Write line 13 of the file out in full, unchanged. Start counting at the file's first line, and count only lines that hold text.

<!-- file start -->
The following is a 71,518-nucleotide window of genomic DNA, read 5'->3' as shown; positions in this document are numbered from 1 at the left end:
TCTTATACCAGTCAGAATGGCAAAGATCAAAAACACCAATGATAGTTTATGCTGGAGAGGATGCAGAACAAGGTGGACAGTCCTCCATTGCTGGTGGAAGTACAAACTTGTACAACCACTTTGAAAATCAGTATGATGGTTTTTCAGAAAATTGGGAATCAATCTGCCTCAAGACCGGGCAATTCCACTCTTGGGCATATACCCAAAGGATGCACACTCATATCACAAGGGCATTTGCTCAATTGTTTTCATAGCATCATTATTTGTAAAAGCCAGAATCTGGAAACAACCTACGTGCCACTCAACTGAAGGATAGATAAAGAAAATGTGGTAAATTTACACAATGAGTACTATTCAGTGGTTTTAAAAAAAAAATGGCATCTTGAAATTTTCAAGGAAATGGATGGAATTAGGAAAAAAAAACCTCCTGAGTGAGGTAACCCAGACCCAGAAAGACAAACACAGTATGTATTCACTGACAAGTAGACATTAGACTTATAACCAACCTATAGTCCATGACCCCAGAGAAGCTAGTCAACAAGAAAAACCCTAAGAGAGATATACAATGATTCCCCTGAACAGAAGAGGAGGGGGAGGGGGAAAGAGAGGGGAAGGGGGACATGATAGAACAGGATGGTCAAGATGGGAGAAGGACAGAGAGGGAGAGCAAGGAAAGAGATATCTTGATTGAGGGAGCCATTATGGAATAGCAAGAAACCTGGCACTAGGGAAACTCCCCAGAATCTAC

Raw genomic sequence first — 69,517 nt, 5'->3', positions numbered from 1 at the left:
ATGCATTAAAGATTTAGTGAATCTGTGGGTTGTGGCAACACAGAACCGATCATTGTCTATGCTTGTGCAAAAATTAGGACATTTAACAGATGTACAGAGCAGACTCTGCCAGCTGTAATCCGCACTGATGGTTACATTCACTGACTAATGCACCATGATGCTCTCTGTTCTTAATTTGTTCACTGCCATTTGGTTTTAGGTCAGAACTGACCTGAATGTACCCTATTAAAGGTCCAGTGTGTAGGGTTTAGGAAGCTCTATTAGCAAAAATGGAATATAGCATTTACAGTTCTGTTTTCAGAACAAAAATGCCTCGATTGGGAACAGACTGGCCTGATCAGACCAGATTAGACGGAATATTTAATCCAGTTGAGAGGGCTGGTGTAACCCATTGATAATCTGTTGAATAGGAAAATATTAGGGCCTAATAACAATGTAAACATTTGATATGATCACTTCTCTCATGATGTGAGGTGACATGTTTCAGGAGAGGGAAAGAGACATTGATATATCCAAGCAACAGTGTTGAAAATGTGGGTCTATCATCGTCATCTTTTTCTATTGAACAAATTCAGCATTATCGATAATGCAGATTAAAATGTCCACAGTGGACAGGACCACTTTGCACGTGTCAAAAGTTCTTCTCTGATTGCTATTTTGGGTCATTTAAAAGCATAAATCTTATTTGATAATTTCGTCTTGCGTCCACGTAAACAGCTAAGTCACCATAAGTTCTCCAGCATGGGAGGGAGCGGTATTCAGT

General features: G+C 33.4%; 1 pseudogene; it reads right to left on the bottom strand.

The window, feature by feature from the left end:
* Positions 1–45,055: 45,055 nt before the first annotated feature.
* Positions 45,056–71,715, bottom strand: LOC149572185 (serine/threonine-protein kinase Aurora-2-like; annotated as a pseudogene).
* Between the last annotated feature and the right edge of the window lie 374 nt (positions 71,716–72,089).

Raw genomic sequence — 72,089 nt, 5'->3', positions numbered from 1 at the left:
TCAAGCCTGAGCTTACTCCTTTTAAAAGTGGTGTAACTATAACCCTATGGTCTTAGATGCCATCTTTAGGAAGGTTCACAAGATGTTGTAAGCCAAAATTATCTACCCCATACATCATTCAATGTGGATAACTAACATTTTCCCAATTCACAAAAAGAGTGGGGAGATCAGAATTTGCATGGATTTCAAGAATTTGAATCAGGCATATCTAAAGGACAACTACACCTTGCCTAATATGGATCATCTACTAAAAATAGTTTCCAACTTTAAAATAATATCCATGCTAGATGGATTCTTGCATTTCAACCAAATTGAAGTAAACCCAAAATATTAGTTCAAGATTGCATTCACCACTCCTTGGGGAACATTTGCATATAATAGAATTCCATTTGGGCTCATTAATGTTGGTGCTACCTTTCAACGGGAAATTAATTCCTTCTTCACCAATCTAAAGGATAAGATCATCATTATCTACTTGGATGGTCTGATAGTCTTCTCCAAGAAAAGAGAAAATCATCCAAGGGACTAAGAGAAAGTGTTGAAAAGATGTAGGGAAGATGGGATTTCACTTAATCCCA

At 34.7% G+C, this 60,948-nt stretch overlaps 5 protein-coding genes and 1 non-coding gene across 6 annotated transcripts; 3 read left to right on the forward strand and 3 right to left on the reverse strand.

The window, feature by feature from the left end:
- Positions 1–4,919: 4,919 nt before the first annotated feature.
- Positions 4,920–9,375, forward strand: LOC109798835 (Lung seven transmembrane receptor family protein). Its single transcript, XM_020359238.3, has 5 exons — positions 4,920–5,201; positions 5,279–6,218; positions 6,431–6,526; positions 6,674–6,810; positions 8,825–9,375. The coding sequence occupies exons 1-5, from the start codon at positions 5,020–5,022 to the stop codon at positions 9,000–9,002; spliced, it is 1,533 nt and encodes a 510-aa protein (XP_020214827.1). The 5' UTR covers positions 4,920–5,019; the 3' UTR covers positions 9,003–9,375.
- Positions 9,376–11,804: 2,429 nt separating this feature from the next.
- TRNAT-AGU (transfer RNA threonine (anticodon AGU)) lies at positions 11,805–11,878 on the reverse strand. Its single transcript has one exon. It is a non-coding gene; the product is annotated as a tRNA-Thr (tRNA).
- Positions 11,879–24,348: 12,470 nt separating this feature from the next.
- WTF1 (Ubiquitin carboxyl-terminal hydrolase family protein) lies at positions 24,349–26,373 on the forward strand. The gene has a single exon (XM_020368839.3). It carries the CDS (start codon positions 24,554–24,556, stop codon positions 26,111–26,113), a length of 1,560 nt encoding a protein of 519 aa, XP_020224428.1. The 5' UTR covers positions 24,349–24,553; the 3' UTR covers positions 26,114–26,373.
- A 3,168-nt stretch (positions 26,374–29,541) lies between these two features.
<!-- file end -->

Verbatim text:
The window, feature by feature from the left end: